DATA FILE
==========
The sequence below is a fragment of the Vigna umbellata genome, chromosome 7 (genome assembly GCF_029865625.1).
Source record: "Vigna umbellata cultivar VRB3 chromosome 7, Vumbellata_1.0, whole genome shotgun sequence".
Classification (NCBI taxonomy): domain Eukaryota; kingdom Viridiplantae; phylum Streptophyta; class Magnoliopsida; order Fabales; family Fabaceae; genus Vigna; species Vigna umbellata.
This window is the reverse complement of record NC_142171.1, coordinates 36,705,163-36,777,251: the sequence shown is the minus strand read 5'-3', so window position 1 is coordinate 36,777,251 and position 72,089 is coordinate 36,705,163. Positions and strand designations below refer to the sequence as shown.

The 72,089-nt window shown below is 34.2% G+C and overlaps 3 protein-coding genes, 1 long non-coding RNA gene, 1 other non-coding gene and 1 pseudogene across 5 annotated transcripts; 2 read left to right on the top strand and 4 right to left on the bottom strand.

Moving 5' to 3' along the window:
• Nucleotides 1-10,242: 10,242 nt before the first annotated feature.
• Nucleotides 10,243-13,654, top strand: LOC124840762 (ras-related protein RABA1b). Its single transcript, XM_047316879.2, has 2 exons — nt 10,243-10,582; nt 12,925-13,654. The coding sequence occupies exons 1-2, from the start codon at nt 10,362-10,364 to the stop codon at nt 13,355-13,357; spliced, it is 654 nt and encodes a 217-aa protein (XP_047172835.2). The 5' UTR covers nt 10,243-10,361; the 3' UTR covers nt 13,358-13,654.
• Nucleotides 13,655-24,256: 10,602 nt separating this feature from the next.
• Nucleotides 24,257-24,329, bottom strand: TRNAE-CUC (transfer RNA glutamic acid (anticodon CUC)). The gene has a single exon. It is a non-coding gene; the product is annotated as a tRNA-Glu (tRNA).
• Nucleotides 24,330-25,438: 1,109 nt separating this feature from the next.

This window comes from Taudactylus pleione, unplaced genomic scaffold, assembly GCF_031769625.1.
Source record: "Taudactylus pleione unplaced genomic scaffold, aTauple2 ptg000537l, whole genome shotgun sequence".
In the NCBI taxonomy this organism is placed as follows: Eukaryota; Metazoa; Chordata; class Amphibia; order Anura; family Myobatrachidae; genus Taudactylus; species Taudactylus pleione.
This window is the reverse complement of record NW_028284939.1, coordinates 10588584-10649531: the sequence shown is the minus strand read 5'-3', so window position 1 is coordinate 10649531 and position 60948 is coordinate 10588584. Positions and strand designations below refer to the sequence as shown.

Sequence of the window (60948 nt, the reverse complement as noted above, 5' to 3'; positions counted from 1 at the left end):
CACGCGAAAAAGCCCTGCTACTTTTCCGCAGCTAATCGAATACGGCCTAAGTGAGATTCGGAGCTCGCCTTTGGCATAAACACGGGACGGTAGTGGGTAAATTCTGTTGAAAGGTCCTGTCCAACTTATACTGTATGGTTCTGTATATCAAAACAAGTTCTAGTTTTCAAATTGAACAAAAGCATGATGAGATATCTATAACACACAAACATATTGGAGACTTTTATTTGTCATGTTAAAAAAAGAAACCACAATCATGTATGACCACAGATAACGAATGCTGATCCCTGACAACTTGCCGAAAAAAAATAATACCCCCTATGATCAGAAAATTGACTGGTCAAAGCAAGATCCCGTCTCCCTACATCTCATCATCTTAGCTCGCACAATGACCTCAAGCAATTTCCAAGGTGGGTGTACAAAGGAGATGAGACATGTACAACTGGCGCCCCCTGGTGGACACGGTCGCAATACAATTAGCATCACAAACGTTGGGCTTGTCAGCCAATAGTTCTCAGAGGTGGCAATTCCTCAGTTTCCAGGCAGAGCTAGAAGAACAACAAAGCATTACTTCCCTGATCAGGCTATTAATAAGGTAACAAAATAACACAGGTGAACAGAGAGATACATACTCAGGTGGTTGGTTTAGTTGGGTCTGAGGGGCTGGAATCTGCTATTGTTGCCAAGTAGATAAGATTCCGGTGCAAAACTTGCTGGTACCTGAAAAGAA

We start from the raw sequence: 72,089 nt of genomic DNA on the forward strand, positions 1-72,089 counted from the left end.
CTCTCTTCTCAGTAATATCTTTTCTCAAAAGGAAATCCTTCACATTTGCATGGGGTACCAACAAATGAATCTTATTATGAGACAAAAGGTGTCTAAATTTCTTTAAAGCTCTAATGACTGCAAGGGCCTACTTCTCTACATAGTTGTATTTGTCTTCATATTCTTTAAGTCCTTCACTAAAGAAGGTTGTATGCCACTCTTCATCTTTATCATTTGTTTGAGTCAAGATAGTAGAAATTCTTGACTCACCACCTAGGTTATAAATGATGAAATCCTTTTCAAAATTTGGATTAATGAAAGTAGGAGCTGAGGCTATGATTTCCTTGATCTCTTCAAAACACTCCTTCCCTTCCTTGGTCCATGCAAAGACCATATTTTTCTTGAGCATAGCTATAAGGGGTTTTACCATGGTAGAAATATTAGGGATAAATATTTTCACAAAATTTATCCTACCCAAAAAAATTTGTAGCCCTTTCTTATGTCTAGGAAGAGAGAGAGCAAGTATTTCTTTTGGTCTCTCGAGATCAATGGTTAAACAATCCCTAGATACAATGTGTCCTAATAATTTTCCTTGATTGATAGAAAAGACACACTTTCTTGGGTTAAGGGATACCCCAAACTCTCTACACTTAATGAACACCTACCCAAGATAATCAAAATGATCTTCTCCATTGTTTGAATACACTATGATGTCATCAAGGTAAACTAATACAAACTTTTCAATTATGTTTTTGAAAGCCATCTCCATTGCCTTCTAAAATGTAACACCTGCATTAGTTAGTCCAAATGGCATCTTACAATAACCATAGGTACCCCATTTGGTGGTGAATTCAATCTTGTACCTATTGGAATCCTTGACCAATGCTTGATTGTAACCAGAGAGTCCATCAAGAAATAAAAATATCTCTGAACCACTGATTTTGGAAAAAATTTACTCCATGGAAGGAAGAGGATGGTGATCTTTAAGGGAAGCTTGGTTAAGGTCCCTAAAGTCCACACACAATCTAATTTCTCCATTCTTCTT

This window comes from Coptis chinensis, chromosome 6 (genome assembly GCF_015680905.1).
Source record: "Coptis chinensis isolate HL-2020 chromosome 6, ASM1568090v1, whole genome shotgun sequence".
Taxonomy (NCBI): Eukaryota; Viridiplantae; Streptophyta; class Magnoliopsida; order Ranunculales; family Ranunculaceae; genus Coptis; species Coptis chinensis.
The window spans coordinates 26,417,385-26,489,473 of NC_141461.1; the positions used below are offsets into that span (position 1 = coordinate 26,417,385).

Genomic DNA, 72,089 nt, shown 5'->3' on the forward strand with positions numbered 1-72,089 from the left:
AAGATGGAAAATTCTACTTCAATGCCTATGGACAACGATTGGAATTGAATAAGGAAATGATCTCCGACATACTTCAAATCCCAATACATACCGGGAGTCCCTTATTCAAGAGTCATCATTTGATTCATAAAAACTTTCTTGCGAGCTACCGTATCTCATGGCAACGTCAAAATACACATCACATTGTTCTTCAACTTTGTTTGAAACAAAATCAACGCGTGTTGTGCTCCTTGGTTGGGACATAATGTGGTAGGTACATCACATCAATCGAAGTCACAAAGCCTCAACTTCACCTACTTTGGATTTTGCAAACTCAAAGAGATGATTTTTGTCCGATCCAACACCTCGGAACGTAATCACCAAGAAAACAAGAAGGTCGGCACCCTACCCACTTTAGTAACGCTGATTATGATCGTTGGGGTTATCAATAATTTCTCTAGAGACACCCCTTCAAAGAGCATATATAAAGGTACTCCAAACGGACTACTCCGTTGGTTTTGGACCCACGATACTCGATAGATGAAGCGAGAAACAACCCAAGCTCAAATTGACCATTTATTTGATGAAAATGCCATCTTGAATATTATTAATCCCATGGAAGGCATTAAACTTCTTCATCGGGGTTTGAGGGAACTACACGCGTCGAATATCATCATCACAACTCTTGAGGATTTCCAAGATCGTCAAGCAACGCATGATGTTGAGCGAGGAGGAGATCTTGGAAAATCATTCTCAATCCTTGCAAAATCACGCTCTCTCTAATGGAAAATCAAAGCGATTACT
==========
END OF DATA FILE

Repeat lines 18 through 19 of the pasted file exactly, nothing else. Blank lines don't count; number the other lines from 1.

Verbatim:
We start from the raw sequence: 72,089 nt of genomic DNA on the forward strand, positions 1-72,089 counted from the left end.
CTCTCTTCTCAGTAATATCTTTTCTCAAAAGGAAATCCTTCACATTTGCATGGGGTACCAACAAATGAATCTTATTATGAGACAAAAGGTGTCTAAATTTCTTTAAAGCTCTAATGACTGCAAGGGCCTACTTCTCTACATAGTTGTATTTGTCTTCATATTCTTTAAGTCCTTCACTAAAGAAGGTTGTATGCCACTCTTCATCTTTATCATTTGTTTGAGTCAAGATAGTAGAAATTCTTGACTCACCACCTAGGTTATAAATGATGAAATCCTTTTCAAAATTTGGATTAATGAAAGTAGGAGCTGAGGCTATGATTTCCTTGATCTCTTCAAAACACTCCTTCCCTTCCTTGGTCCATGCAAAGACCATATTTTTCTTGAGCATAGCTATAAGGGGTTTTACCATGGTAGAAATATTAGGGATAAATATTTTCACAAAATTTATCCTACCCAAAAAAATTTGTAGCCCTTTCTTATGTCTAGGAAGAGAGAGAGCAAGTATTTCTTTTGGTCTCTCGAGATCAATGGTTAAACAATCCCTAGATACAATGTGTCCTAATAATTTTCCTTGATTGATAGAAAAGACACACTTTCTTGGGTTAAGGGATACCCCAAACTCTCTACACTTAATGAACACCTACCCAAGATAATCAAAATGATCTTCTCCATTGTTTGAATACACTATGATGTCATCAAGGTAAACTAATACAAACTTTTCAATTATGTTTTTGAAAGCCATCTCCATTGCCTTCTAAAATGTAACACCTGCATTAGTTAGTCCAAATGGCATCTTACAATAACCATAGGTACCCCATTTGGTGGTGAATTCAATCTTGTACCTATTGGAATCCTTGACCAATGCTTGATTGTAACCAGAGAGTCCATCAAGAAATAAAAATATCTCTGAACCACTGATTTTGGAAAAAATTTACTCCATGGAAGGAAGAGGATGGTGATCTTTAAGGGAAGCTTGGTTAAGGTCCCTAAAGTCCACACACAATCTAATTTCTCCATTCTTCTT